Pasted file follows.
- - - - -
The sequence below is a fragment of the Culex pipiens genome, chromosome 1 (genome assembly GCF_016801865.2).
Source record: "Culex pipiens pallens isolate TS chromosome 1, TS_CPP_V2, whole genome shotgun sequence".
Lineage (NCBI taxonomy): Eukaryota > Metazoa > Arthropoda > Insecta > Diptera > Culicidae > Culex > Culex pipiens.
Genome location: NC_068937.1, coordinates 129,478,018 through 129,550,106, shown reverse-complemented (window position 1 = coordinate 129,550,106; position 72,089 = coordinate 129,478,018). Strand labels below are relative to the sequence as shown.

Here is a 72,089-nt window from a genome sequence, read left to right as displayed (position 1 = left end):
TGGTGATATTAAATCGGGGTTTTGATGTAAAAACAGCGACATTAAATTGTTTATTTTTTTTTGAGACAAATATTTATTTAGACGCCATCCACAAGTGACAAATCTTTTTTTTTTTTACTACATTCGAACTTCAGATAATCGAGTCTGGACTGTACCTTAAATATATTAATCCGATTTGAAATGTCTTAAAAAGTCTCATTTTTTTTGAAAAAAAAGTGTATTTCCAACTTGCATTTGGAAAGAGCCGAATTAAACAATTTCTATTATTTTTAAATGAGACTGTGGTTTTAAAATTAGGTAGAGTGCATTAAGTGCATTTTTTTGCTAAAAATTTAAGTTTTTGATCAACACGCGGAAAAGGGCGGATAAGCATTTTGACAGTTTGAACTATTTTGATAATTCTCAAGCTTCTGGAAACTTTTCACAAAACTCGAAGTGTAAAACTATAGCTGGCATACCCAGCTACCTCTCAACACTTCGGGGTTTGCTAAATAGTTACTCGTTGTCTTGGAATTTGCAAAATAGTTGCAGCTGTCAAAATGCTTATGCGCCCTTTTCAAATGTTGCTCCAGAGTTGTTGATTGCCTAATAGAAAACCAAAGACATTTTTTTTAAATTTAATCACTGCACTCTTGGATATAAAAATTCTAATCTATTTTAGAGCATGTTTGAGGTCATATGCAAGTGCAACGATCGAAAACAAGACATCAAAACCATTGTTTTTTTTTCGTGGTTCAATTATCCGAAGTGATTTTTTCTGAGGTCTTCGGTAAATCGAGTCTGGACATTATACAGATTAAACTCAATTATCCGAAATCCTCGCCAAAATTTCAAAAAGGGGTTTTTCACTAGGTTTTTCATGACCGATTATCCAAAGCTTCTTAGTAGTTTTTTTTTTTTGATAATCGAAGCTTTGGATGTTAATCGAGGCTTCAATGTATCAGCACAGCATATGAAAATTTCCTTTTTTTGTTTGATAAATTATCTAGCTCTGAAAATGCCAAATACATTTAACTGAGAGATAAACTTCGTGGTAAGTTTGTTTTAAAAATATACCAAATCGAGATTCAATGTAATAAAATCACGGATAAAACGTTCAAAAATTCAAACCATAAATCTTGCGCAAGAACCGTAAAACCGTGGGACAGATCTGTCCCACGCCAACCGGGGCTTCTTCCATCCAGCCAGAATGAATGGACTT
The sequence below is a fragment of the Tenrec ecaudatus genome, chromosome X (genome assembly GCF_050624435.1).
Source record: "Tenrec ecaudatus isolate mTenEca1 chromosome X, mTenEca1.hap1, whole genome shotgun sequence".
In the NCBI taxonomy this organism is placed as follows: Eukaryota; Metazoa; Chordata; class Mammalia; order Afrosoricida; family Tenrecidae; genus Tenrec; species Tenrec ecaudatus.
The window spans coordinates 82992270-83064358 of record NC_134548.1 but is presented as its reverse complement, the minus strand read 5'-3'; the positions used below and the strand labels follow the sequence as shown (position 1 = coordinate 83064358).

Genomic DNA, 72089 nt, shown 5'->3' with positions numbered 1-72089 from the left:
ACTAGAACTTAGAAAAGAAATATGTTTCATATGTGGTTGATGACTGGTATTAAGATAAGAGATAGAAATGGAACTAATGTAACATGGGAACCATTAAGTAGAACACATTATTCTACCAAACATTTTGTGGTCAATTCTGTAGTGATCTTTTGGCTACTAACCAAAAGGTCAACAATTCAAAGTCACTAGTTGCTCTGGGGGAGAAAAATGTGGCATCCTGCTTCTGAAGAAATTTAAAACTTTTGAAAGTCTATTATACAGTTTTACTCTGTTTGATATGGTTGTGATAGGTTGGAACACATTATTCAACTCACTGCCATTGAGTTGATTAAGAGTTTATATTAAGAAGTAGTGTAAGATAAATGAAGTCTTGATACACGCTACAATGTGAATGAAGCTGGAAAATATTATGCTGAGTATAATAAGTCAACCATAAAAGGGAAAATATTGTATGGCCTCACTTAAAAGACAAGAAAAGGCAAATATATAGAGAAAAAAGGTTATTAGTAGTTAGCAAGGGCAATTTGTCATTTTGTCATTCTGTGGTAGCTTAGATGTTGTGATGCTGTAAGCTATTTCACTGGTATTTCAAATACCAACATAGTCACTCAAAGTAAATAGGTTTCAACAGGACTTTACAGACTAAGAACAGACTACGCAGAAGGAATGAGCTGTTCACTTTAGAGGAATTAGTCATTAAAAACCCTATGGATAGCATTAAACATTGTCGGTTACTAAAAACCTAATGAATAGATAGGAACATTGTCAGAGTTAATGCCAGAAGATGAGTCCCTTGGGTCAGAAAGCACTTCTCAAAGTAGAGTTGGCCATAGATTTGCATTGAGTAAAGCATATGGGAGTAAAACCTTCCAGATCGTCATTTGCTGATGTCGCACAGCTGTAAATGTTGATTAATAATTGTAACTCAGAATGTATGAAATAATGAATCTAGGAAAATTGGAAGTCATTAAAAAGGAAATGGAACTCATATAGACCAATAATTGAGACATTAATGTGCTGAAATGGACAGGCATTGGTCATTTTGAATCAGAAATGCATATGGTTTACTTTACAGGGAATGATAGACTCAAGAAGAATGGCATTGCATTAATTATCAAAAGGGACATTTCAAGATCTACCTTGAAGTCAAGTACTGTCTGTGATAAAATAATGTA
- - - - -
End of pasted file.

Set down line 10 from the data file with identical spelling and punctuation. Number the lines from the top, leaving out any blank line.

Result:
The window spans coordinates 82992270-83064358 of record NC_134548.1 but is presented as its reverse complement, the minus strand read 5'-3'; the positions used below and the strand labels follow the sequence as shown (position 1 = coordinate 83064358).